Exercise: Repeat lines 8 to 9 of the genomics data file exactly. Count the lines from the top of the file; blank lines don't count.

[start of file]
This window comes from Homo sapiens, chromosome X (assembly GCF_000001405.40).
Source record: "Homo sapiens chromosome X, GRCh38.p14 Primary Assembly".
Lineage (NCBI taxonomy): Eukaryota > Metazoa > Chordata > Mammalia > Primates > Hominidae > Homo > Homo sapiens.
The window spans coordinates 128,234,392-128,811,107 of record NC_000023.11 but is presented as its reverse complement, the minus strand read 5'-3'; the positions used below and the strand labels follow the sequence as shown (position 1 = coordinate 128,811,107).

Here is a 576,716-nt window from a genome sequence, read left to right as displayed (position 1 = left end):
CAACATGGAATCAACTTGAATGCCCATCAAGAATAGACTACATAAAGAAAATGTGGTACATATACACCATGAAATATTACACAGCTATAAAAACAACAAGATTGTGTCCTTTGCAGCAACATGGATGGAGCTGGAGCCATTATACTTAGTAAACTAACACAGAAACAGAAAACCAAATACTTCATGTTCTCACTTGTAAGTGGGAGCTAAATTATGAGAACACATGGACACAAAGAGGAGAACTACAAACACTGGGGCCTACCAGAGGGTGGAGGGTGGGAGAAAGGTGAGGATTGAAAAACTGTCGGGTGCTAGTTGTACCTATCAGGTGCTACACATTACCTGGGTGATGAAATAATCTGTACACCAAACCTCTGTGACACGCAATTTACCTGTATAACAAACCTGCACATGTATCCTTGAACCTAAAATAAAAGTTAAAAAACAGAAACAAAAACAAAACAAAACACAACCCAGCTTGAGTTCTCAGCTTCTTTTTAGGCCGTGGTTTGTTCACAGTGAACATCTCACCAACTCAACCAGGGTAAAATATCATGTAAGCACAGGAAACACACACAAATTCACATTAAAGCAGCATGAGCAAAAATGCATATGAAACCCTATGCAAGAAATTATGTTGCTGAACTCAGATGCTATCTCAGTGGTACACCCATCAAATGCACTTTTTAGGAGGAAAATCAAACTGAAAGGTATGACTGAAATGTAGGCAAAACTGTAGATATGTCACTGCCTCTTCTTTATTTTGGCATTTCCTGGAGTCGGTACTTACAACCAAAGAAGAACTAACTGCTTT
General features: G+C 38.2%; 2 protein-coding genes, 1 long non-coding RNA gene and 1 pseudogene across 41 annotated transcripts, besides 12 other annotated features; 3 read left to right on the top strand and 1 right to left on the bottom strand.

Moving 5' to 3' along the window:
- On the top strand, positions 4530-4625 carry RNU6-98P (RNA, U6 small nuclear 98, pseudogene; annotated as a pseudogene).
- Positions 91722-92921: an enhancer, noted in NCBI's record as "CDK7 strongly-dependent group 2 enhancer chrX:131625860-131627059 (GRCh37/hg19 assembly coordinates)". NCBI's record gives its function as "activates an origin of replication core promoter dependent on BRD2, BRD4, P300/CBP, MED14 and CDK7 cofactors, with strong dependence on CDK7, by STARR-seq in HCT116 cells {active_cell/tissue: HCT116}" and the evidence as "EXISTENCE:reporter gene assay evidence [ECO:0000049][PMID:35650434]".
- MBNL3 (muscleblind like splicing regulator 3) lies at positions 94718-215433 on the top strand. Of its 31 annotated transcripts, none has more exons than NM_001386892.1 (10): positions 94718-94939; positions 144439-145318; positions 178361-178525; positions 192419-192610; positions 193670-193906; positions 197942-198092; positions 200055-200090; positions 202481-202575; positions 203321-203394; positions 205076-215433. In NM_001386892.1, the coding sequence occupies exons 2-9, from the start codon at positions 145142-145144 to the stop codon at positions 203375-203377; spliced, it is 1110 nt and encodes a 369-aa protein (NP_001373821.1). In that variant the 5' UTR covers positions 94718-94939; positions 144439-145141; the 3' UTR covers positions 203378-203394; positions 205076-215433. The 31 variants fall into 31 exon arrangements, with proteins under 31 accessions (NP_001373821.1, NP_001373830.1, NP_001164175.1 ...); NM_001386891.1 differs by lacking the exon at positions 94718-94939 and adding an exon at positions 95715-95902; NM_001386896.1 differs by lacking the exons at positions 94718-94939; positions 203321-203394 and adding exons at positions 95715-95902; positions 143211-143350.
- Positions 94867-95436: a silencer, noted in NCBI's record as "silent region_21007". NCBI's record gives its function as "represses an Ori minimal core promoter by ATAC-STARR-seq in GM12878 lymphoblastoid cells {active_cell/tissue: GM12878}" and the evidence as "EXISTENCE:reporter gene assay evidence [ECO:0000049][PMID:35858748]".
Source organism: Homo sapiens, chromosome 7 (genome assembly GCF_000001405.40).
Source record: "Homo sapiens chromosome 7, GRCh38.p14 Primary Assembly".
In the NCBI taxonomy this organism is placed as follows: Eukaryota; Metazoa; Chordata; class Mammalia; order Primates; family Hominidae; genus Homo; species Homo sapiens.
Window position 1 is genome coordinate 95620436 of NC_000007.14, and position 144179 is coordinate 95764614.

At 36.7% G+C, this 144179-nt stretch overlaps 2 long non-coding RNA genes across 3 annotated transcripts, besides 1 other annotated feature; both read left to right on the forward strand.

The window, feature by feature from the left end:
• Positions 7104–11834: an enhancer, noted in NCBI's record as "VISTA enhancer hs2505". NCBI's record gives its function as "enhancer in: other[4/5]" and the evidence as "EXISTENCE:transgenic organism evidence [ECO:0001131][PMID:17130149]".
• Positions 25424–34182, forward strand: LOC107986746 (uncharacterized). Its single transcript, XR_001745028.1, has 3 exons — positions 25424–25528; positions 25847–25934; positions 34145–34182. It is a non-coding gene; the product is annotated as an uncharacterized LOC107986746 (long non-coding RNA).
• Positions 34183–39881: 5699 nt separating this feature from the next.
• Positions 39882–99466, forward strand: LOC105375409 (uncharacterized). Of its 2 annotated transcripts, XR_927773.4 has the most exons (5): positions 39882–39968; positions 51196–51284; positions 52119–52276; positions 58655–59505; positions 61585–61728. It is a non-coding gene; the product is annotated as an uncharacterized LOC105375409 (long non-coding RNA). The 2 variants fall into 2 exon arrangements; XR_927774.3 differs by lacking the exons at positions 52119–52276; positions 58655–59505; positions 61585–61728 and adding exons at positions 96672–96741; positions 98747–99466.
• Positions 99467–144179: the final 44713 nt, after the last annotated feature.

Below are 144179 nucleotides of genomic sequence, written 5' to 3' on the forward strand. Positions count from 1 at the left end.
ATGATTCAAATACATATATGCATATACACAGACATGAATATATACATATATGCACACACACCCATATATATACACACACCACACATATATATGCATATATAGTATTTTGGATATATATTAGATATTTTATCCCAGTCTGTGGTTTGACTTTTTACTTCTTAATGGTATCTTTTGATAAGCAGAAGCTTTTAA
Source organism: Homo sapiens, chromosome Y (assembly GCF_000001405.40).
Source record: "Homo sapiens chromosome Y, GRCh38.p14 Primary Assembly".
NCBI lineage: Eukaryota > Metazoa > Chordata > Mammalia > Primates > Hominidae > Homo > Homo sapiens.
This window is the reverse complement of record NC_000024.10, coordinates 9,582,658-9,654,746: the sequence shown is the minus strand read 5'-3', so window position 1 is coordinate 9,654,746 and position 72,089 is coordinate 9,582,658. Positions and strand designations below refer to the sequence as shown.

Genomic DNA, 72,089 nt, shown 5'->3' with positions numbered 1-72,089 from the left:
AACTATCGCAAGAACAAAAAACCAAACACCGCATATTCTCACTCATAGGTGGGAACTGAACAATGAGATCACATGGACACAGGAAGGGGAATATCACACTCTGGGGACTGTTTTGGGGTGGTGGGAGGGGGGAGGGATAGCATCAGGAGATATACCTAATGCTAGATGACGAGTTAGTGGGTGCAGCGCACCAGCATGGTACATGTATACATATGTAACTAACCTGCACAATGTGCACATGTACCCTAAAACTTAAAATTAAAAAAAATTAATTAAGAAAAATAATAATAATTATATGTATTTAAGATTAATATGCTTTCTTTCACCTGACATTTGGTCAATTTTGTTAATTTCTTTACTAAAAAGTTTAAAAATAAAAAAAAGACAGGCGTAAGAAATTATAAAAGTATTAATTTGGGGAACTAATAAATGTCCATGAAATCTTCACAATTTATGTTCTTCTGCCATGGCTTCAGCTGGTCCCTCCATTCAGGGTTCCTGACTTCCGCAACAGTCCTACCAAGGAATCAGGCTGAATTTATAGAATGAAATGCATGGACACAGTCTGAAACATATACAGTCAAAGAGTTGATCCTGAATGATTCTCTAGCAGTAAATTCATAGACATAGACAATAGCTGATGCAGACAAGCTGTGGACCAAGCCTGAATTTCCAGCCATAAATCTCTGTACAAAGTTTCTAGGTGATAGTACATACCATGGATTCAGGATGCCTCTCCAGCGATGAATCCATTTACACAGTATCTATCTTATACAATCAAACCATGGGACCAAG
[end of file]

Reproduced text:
Moving 5' to 3' along the window:
- On the top strand, positions 4530-4625 carry RNU6-98P (RNA, U6 small nuclear 98, pseudogene; annotated as a pseudogene).